American school system

Education is not mentioned in the Constitution, nor is there any federal department of education, so the matter is left to individual States. Education is free and compulsory in all States, however, from the age of 6 till 16 or 18. So, most American children go to State schools. In the USA these are called public schools. There are also some private schools, which are usually supported by religious organizations.

At 6 years of age children begin the first year of elementary school, which is called "Grade 1" or "First Grade" (the second year is "Grade 2", etc.). At elementary school the emphasis is placed on the basic skills — speaking, reading, writing and arithmetic, though the general principle throughout the American school system is that children should be helped and encouraged to develop their own particular interests.

Children move on to high school in the seventh grade, where they continue until the twelfth grade. There are two basic types of high school: one with a more academic curriculum, preparing students for admission to college, and the other offering primarily vocational education (training in a skill or trade). The local school board decides which courses are compulsory. There is great freedom of choice, however, and an important figure in high schools is the guidance counselor, who advises the students on what courses to take on the basis of their career choices.

There are no national exams, although some schools and States have their own exams. Generally examination is given by continuous assessment, which means that teachers assess children throughout the year on how well they do in tests, classroom discussions and written and oral work.

In order to receive the high school diploma necessary in most States to get into college, students must accumulate a minimum number of credits, which are awarded for the successful completion of each one- or half-year course. Students hoping to be admitted to the more famous universities require far more than the minimum number of credits and must also have good grades (the mark given on the basis of a course work and a written examination). Some colleges and universities require the students to take the SAT (Scholastic Aptitude Test).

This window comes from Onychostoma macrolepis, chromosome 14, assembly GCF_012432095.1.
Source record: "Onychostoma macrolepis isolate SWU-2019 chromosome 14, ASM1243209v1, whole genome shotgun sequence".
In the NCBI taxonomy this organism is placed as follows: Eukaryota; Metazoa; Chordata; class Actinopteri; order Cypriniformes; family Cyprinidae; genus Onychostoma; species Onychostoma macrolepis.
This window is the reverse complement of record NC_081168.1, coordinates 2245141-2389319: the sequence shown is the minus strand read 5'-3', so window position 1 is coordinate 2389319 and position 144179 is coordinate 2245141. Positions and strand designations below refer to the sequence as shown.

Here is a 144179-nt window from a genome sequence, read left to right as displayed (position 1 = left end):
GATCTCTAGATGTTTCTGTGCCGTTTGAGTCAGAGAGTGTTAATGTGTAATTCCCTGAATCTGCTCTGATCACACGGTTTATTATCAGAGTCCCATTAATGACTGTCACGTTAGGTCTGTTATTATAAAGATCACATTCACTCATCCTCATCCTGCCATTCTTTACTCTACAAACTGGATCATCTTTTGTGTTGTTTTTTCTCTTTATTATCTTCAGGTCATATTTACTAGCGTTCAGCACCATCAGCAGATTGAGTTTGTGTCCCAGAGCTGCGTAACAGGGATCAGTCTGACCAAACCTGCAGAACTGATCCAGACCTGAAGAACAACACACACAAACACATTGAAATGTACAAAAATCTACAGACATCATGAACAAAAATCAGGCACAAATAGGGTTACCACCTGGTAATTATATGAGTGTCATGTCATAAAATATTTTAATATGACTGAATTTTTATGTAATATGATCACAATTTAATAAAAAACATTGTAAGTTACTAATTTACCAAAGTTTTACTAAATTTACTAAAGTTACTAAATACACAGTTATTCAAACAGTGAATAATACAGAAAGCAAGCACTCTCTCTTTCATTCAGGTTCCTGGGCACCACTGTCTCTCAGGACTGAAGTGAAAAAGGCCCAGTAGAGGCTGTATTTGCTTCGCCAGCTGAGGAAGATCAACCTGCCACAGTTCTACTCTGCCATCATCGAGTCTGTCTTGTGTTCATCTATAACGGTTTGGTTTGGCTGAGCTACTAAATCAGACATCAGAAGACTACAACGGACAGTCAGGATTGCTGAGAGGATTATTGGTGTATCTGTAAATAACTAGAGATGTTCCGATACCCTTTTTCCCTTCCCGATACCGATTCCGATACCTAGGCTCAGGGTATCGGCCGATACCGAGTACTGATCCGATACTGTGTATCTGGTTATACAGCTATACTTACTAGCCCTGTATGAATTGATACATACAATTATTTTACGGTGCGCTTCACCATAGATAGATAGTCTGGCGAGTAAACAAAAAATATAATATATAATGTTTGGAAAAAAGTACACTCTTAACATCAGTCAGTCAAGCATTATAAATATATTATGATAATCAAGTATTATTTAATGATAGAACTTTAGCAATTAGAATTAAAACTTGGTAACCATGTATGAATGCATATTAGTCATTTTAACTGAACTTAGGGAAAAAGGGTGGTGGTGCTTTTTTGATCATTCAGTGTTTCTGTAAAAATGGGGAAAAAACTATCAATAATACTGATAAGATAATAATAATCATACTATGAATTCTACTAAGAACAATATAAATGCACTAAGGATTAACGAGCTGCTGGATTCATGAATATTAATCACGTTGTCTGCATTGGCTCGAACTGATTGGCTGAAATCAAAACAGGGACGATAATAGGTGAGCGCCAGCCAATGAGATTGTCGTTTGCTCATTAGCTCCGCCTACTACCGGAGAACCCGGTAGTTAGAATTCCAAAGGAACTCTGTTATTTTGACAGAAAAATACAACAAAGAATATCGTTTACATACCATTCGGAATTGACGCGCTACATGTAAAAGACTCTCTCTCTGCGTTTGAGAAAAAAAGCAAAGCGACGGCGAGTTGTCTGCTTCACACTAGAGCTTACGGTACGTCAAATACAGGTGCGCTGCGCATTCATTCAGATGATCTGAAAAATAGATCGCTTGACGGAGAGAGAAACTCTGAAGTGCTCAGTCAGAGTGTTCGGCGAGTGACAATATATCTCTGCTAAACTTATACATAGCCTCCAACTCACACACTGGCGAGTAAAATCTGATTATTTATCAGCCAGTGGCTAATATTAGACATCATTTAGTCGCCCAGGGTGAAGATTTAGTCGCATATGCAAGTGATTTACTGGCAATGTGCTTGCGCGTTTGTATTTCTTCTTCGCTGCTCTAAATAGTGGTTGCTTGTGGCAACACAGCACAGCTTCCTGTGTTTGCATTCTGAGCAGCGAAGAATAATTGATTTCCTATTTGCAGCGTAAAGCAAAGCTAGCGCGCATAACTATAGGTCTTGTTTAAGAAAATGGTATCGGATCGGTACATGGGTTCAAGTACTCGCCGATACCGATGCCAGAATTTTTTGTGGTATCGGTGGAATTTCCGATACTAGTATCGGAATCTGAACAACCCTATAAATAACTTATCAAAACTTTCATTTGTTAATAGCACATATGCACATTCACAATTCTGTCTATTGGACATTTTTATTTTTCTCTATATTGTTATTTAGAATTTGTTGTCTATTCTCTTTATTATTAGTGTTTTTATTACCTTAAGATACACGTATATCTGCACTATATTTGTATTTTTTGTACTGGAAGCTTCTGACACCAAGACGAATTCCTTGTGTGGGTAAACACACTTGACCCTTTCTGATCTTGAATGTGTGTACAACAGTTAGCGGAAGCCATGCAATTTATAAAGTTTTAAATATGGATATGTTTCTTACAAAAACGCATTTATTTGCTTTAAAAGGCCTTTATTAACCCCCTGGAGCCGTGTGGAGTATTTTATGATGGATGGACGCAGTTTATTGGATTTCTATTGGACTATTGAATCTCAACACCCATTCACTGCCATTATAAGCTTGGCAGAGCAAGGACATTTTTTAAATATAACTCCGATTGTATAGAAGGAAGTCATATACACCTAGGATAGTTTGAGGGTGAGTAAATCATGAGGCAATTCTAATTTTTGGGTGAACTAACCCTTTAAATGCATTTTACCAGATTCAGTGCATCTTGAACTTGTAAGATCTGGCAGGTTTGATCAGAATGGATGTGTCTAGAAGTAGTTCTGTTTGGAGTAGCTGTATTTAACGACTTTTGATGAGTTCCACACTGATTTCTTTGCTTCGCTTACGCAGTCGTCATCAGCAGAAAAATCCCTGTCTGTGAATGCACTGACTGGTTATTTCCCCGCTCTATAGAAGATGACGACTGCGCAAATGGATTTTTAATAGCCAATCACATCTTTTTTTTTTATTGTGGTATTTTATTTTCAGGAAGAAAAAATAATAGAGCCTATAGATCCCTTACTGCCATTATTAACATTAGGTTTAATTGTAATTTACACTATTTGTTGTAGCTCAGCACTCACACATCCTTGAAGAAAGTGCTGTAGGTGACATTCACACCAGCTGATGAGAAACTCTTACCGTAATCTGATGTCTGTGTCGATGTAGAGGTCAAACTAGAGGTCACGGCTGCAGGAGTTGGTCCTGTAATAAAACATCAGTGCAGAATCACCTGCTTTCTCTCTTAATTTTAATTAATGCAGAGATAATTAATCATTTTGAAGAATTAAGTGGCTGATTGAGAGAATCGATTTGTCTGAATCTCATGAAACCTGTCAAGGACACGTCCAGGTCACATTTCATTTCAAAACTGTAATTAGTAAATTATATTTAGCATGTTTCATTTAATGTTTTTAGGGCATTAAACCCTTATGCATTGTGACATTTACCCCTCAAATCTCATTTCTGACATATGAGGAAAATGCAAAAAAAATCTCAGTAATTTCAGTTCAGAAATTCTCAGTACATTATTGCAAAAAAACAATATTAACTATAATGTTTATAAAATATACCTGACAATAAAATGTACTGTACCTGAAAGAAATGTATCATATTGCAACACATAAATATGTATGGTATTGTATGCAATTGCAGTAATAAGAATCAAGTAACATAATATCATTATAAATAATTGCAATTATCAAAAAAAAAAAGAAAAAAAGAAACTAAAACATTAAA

Extra-curricular activity (such as playing for one of the school's sports teams) is also very important in the American school system and is taken into consideration by colleges and employers.


The history of education in the United States has certain peculiarities which are closely connected with the specific conditions of life in the New World and the history of the American society.

The early Colonies and different politics of education for the first white settlers who came to North America from Europe in the 17th century brought with them the educational ideas of the time most typical of the countries they represented. In Virginia and South Carolina, for example, education was entirely private. The children of the rich either had tutors or were sent to Europe for schooling. Many of the children of poor parents had no education at all. In Pennsylvania, New Jersey, and New York many of the schools were set up and controlled by the church.

In Massachusetts, which was much more developed at that time, three educational principles were laid down: 1) the right of the State or Colony to require that its citizens be educated; 2) the right of the State to compel the local governmental divisions, such as towns and cities, to establish schools; and 3) the right of the local government to support these schools by taxation.

At the very beginning, school buildings were often rough shacks. They were poorly equipped with a few benches, a stove, and rarely enough textbooks. Discipline was harsh, and corporal punishment was frequent.

The program of studies consisted largely of reading, writing, basic arithmetic, and Bible lessons. Since each community was responsible for solving its own educational problems, there was no attempt to find a common standard of excellence. Even the Constitution of the United States, ratified in 1789, contained no direct mention of education.